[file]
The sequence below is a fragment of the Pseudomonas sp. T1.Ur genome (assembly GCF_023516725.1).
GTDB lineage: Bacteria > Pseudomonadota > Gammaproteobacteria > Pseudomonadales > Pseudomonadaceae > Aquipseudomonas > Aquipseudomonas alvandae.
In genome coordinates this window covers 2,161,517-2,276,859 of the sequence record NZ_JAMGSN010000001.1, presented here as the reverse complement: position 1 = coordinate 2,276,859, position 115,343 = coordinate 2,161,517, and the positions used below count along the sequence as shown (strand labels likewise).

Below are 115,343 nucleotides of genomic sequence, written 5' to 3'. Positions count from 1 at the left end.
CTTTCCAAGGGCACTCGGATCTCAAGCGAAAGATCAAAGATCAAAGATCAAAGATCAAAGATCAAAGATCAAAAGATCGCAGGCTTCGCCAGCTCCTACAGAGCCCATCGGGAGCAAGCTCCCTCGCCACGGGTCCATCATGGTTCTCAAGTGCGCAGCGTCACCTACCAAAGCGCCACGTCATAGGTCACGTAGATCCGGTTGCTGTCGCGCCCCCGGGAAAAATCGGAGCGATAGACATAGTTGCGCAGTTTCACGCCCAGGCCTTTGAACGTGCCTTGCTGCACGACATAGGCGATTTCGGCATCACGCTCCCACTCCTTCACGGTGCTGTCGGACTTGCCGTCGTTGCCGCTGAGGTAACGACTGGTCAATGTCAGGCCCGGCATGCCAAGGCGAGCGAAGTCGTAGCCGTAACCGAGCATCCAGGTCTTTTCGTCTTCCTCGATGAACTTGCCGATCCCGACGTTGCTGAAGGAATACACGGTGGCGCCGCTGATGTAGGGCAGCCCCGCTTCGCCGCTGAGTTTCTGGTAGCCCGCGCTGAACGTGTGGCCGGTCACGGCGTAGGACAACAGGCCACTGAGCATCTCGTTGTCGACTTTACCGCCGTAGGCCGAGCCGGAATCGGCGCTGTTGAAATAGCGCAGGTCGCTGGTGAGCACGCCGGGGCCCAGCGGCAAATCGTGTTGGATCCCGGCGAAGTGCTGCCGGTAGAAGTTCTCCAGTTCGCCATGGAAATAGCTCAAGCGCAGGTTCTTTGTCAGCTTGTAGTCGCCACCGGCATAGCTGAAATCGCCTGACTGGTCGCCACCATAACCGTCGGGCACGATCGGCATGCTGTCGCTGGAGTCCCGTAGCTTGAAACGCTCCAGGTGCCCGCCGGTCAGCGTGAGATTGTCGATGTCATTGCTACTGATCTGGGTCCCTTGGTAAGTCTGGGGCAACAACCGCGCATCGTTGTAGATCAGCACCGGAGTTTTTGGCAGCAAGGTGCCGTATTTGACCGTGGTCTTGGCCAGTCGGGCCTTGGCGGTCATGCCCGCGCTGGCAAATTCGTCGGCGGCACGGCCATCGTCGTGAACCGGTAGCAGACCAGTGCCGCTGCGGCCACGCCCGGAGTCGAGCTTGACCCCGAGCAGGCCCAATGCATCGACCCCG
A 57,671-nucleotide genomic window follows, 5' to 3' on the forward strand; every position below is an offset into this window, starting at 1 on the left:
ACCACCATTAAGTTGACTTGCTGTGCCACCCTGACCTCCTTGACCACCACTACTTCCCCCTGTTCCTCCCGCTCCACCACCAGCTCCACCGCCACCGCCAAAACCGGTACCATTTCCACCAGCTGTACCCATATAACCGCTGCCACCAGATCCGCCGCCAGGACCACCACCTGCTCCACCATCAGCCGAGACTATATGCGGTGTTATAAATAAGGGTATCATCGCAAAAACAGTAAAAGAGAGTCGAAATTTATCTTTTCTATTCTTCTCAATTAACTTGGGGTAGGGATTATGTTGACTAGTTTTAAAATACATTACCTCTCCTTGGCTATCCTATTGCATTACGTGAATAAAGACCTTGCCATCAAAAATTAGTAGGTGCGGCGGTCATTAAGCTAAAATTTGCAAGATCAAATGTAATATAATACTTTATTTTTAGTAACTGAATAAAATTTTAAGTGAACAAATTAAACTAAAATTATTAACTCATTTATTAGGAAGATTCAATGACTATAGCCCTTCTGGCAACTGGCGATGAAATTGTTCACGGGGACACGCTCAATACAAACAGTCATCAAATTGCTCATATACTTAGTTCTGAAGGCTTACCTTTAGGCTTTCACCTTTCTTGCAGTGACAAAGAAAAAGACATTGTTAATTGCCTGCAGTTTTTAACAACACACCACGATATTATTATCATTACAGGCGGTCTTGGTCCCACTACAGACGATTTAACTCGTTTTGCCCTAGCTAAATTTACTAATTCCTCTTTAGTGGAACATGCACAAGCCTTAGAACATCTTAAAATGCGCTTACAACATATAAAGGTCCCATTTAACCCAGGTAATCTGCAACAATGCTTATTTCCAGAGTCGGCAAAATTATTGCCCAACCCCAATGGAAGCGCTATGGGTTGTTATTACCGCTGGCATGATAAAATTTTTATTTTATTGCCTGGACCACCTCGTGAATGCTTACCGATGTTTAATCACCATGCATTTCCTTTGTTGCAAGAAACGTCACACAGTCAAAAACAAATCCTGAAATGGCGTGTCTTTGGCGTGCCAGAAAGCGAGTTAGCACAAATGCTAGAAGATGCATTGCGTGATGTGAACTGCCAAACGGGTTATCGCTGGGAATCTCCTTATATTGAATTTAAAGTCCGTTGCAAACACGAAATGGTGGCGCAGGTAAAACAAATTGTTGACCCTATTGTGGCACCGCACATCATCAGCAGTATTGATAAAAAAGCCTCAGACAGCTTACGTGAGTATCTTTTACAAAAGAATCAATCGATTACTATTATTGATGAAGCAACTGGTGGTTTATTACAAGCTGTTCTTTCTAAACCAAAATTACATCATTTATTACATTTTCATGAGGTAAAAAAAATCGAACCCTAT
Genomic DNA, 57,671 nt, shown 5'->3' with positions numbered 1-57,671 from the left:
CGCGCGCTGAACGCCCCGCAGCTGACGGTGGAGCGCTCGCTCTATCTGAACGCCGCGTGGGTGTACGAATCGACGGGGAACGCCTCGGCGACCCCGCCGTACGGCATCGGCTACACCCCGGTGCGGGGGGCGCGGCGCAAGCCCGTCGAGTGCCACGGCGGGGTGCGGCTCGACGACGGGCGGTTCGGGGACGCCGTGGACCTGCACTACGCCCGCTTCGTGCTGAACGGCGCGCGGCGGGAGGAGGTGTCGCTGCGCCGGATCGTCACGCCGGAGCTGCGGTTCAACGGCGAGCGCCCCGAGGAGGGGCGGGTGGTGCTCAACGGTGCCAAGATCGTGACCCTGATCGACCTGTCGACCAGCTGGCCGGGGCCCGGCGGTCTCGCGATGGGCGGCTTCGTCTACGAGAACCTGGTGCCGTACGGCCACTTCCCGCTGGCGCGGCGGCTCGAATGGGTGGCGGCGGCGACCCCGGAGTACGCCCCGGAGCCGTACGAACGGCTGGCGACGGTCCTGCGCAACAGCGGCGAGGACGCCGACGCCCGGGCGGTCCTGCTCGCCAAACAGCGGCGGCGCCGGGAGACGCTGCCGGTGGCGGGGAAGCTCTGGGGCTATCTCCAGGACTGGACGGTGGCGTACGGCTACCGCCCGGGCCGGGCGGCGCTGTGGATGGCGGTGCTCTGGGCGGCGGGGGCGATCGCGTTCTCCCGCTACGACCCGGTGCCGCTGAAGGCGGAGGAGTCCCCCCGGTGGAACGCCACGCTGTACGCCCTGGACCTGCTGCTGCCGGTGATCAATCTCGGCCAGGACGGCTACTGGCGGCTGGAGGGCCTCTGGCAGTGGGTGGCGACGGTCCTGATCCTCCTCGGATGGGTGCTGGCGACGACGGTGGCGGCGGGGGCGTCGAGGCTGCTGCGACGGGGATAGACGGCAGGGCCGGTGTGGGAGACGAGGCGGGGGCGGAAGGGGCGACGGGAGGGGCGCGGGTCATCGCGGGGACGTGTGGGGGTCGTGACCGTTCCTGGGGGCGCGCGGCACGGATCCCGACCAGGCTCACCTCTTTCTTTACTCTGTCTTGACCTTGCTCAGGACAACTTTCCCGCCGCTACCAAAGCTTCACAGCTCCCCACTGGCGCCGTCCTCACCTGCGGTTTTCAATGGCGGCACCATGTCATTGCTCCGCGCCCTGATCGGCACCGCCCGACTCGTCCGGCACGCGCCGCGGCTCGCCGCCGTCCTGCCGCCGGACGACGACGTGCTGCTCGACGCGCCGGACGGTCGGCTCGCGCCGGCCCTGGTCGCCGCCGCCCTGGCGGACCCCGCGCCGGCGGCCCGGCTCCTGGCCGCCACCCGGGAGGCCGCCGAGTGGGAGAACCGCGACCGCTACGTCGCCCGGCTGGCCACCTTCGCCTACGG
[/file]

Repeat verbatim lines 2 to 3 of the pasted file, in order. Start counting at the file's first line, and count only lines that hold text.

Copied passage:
GTDB lineage: Bacteria > Pseudomonadota > Gammaproteobacteria > Pseudomonadales > Pseudomonadaceae > Aquipseudomonas > Aquipseudomonas alvandae.
In genome coordinates this window covers 2,161,517-2,276,859 of the sequence record NZ_JAMGSN010000001.1, presented here as the reverse complement: position 1 = coordinate 2,276,859, position 115,343 = coordinate 2,161,517, and the positions used below count along the sequence as shown (strand labels likewise).